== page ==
Ethereum Woes Validate Conservative Nature Of Bitcoin Developers

For some time now, some people have thought the Bitcoin Core development team is too conservative and too concerned with technical failures to take action to improve the ability of the network to grow, but after the collapse of the DAO, two Ethereum blockchains are operating, lending more credence to bitcoin’s approach.

In a report, Joe Colangelo, executive director of Consumers’ Research, said he thinks the result “completely vindicates” the path Bitcoin Core has chosen. He said the conservative nature of the team developing it has given him and others confidence in rules that make bitcoin so important. “The intransigence of the bitcoin development community is a feature, not a bug. If it’s this hard to raise the block size, that 21m limit for bitcoin looks rock solid,” he said in the report.

Late in July, the development community behind Ethereum went ahead with a decision to push a change to its blockchain that got back investor losses in the DOA. In order for this to happen, all participants in Ethereum had to adopt the new version of the blockchain’s history, one in which the stolen funds were moved to a new wallet created for investors. It was an emergency measure prompted by a need to stop the bad guys from stealing funds. Bitcoin Core, which is made up of a volunteer development community that works on the code, turned down calls to implement a hard fork that would boost the block size. Its members have favored incremental solutions, which prompted some to say they are too conservative.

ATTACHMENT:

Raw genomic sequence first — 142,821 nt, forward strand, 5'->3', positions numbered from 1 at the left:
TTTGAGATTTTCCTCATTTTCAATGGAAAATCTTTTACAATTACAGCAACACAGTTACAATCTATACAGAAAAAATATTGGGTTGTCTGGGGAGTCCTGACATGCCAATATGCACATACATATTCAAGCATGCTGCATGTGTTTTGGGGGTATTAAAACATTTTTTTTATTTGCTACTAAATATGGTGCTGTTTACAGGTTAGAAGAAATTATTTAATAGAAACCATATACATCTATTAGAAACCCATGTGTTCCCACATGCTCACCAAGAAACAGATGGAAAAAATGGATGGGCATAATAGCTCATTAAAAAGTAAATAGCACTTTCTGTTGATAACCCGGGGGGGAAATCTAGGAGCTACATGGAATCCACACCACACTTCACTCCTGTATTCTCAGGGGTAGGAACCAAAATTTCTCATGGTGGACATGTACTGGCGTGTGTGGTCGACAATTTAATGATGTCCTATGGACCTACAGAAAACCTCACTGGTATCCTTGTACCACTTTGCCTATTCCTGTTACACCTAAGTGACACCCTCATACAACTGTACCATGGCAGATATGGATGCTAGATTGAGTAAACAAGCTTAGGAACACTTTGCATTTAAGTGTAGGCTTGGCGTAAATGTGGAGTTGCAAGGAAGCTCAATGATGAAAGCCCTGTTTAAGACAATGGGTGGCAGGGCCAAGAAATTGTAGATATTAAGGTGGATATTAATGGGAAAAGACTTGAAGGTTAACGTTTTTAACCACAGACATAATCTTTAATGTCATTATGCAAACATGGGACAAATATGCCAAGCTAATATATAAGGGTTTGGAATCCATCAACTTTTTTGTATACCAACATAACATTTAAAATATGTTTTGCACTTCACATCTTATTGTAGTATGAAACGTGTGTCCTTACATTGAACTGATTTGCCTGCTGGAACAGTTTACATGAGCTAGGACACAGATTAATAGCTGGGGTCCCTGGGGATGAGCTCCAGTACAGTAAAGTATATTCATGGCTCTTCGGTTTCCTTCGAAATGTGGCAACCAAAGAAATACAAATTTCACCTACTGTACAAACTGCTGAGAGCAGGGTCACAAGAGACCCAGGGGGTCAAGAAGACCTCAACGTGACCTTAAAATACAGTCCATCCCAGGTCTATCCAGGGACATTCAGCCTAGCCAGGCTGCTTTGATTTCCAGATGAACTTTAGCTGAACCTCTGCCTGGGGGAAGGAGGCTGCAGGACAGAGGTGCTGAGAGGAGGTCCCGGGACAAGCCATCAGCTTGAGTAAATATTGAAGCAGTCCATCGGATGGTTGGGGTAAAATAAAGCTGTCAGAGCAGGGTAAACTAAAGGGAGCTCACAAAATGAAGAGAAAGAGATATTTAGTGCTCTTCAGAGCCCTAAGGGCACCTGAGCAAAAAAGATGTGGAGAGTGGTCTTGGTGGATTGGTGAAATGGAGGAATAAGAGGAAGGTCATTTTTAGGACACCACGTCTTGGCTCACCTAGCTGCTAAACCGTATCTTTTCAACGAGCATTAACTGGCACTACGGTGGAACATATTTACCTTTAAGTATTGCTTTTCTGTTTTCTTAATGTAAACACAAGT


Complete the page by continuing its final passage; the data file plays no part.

Industry observer Chris DeRose said in the report that bitcoin’s success is due to the development team, who he said is “decoupled from short-term speculative incentives”.

“The bitcoin leadership model seems much better geared towards more prudent management of actual users’ macroeconomic issues, despite the oftentimes horrendously loud interests of short-term speculators,” he said in the report.

Recommended for you

mm – leading Bitcoin News source since 2012

Virtual currency is not legal tender, is not backed by the government, and accounts and value balances are not subject to consumer protections. The information does not constitute investment advice or an offer to invest.